White church-like building with towering spires stands against a wintry landscape.
Opened in 2015, Maison de la littérature is a church-turned-library in Quebec City. (Photograph by Llamaryon)

Topics: Ethical Living | Society

From sanctuary to haven, this church-turned-library is uniting Quebec’s diverse communities

Quebec City’s Maison de la littérature provides programs for immigrants and artists, regardless of faith


From the neo-Gothic spires and arched windows that decorate the Maison de la littérature in Québec City, you’d be forgiven for thinking it’s a church rather than a public library.

“Tourists are generally attracted by the heritage aspect of the old church and discover once they are inside that it is the Maison de la littérature,” Jean-Philippe Marcoux-Fortier, the coordinator for Quebec City centre’s public libraries, wrote over email in French.


But this church-turned-library is not merely a tourist novelty. A public space in Canada’s only UNESCO City of Literature, it welcomes immigrants and refugees in an environment where over two-thirds of minorities in Québec report systemic racism. Québec premier Francois Legault recently demanded Prime Minister Justin Trudeau close the door to refugees. Meanwhile, the Maison de la littérature’s upcoming events celebrate Afro-Canadian, Haitian and Caribbean poetry, and Latin-American and Québécois literary confluences.

“For me, the Maison de la littérature distinguishes itself by its dynamism and its sense of community,” dancer and Québec local Alice Vermandele wrote over Instagram in French. “Along with being a welcoming place for the public, its varied programming and activities make it an essential place that helps the artistic and literary community of Québec and elsewhere to shine.”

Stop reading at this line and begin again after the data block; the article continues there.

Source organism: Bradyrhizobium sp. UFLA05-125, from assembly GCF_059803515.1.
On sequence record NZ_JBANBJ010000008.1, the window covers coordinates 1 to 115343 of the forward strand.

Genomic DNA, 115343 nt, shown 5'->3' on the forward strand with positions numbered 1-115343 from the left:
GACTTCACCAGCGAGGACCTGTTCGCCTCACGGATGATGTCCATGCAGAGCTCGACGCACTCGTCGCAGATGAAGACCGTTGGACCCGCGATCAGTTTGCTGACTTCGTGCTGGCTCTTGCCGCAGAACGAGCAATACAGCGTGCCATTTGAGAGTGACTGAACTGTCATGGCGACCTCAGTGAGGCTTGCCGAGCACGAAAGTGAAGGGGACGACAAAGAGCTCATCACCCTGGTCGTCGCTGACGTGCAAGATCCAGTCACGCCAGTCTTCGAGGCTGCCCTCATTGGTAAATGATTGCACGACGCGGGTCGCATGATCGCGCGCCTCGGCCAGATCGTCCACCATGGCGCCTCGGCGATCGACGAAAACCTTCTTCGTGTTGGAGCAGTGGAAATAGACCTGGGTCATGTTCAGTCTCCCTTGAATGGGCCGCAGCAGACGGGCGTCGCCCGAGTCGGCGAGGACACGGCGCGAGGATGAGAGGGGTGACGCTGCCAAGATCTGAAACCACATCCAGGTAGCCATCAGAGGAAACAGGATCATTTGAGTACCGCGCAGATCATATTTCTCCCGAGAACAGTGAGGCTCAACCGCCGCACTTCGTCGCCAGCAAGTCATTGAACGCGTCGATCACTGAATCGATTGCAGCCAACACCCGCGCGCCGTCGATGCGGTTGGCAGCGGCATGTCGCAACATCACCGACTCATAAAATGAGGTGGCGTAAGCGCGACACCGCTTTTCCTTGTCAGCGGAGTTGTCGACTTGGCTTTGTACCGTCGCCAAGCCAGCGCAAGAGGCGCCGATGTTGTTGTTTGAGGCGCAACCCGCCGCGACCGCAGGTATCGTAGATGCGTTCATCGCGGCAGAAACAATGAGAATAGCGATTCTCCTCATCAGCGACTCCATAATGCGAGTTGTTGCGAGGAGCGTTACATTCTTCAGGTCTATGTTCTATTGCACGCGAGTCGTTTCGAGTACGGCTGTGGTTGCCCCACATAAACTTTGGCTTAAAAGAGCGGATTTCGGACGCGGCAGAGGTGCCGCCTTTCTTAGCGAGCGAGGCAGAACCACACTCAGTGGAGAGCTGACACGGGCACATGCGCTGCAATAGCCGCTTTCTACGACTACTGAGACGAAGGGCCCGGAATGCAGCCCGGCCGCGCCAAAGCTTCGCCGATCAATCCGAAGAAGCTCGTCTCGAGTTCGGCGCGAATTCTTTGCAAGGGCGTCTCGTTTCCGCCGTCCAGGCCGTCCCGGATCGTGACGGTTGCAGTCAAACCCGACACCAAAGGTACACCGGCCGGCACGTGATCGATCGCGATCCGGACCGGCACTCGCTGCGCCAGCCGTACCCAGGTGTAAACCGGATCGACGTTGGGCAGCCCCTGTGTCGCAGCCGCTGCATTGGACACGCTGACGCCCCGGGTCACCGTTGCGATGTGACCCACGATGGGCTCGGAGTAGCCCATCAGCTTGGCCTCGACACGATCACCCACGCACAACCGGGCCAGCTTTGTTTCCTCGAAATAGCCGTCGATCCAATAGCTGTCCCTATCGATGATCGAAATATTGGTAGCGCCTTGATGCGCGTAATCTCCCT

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Studies show how libraries build community wellbeing by provoking new perspectives. Libraries have an exquisitely mongrel and unaffiliated sacredness. Although places of worship and libraries offer environments for pondering metaphysical questions, libraries open their doors to communities across religious backgrounds.

In 2015, the Maison de la littérature opened to the public after renovation. But the building’s life began in 1848 as the Wesley Temple, a Methodist church catering primarily to the anglophone community. In 1944, it became the flagship library and lecture campus for the prestigious Institut Canadien du Québec, a 175 year-old francophone literary organization. This incarnation of the building closed in 1999, witnessing years of disuse before becoming a public library. 

Interior view of well-lit room with elegant arched windows.
Maison de la littérature in Quebec City. (Photograph by Llamaryon)

“Visitors and residents appreciate working in a space with an historic architectural style, luminous and sober at the same time,” Marcoux-Fortier said. The building’s spiritual heritage lingers as light dances through vaulted windows, carrying a feeling of consecration. Inside, the focal point is the circular work table at the centre, from which white bookshelves radiate. Everything is painted white, reflecting the light. There is a dramatic interplay between intricate sculptural details and stark, almost dimensionless ivory. 

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Since the Quiet Revolution of the 1960s, when citizens resisted the reach of the Catholic Church into public life, many Québec churches have been neglected. They are being increasingly reintegrated into the social fabric as libraries, community kitchens and even cabarets. In Québec City, the Bibliothèque Claire-Martin and Bibliothèque Monique-Corriveau were also once churches. 

But the Maison de la littérature has been transformed twice, closing its doors for 16 years before becoming the library the community knows today. These repurposed buildings frame conversations between past and present. Inside, time collapses in book pages and the building’s stones. Located in winding cobbled lanes, among innumerable churches spanning the spectrum of neglect, this library might not be a site of worship. Nonetheless, the Maison de la littérature stands as a sacred space.


Sana Khan is a writer and editor based in Rio de Janeiro.

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